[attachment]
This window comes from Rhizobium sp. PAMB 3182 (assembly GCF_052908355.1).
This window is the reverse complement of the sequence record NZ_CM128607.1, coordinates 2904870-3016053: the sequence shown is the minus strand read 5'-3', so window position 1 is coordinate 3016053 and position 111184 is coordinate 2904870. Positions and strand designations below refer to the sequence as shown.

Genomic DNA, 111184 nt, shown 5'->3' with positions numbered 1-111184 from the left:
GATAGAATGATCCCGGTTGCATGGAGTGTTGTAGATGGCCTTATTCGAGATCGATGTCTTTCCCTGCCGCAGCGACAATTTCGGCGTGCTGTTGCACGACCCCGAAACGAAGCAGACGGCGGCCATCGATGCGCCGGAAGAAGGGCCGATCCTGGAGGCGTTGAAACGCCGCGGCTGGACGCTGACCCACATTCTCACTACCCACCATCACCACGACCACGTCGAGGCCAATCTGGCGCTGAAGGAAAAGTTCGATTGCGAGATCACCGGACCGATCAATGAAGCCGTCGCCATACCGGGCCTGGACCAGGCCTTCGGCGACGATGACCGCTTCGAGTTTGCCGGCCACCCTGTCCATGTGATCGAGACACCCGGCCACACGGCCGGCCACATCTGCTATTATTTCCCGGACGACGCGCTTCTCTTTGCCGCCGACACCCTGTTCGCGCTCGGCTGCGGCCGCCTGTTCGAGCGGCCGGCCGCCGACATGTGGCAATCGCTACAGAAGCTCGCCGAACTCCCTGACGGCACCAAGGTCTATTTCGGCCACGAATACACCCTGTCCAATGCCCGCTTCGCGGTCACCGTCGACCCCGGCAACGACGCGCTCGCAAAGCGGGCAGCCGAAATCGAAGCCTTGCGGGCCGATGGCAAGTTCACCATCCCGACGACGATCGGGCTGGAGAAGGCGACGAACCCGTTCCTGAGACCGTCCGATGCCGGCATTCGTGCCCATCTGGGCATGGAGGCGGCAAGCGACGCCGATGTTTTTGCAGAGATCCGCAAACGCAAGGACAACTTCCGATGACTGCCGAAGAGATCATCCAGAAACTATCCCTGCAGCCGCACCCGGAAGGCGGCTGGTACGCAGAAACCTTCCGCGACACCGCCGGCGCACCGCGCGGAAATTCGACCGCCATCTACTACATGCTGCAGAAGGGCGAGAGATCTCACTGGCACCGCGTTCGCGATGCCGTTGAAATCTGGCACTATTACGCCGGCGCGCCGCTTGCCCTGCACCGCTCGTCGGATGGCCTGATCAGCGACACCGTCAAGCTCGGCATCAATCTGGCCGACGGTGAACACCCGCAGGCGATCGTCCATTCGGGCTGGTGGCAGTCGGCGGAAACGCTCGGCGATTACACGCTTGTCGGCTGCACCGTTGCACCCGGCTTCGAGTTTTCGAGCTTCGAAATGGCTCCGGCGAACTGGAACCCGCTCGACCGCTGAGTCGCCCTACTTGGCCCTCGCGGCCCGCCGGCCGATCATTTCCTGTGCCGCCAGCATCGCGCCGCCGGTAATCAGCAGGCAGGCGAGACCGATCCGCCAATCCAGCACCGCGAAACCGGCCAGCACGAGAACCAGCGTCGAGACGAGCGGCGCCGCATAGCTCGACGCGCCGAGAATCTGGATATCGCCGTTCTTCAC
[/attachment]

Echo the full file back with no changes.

This window comes from Rhizobium sp. PAMB 3182 (assembly GCF_052908355.1).
This window is the reverse complement of the sequence record NZ_CM128607.1, coordinates 2904870-3016053: the sequence shown is the minus strand read 5'-3', so window position 1 is coordinate 3016053 and position 111184 is coordinate 2904870. Positions and strand designations below refer to the sequence as shown.

Genomic DNA, 111184 nt, shown 5'->3' with positions numbered 1-111184 from the left:
GATAGAATGATCCCGGTTGCATGGAGTGTTGTAGATGGCCTTATTCGAGATCGATGTCTTTCCCTGCCGCAGCGACAATTTCGGCGTGCTGTTGCACGACCCCGAAACGAAGCAGACGGCGGCCATCGATGCGCCGGAAGAAGGGCCGATCCTGGAGGCGTTGAAACGCCGCGGCTGGACGCTGACCCACATTCTCACTACCCACCATCACCACGACCACGTCGAGGCCAATCTGGCGCTGAAGGAAAAGTTCGATTGCGAGATCACCGGACCGATCAATGAAGCCGTCGCCATACCGGGCCTGGACCAGGCCTTCGGCGACGATGACCGCTTCGAGTTTGCCGGCCACCCTGTCCATGTGATCGAGACACCCGGCCACACGGCCGGCCACATCTGCTATTATTTCCCGGACGACGCGCTTCTCTTTGCCGCCGACACCCTGTTCGCGCTCGGCTGCGGCCGCCTGTTCGAGCGGCCGGCCGCCGACATGTGGCAATCGCTACAGAAGCTCGCCGAACTCCCTGACGGCACCAAGGTCTATTTCGGCCACGAATACACCCTGTCCAATGCCCGCTTCGCGGTCACCGTCGACCCCGGCAACGACGCGCTCGCAAAGCGGGCAGCCGAAATCGAAGCCTTGCGGGCCGATGGCAAGTTCACCATCCCGACGACGATCGGGCTGGAGAAGGCGACGAACCCGTTCCTGAGACCGTCCGATGCCGGCATTCGTGCCCATCTGGGCATGGAGGCGGCAAGCGACGCCGATGTTTTTGCAGAGATCCGCAAACGCAAGGACAACTTCCGATGACTGCCGAAGAGATCATCCAGAAACTATCCCTGCAGCCGCACCCGGAAGGCGGCTGGTACGCAGAAACCTTCCGCGACACCGCCGGCGCACCGCGCGGAAATTCGACCGCCATCTACTACATGCTGCAGAAGGGCGAGAGATCTCACTGGCACCGCGTTCGCGATGCCGTTGAAATCTGGCACTATTACGCCGGCGCGCCGCTTGCCCTGCACCGCTCGTCGGATGGCCTGATCAGCGACACCGTCAAGCTCGGCATCAATCTGGCCGACGGTGAACACCCGCAGGCGATCGTCCATTCGGGCTGGTGGCAGTCGGCGGAAACGCTCGGCGATTACACGCTTGTCGGCTGCACCGTTGCACCCGGCTTCGAGTTTTCGAGCTTCGAAATGGCTCCGGCGAACTGGAACCCGCTCGACCGCTGAGTCGCCCTACTTGGCCCTCGCGGCCCGCCGGCCGATCATTTCCTGTGCCGCCAGCATCGCGCCGCCGGTAATCAGCAGGCAGGCGAGACCGATCCGCCAATCCAGCACCGCGAAACCGGCCAGCACGAGAACCAGCGTCGAGACGAGCGGCGCCGCATAGCTCGACGCGCCGAGAATCTGGATATCGCCGTTCTTCAC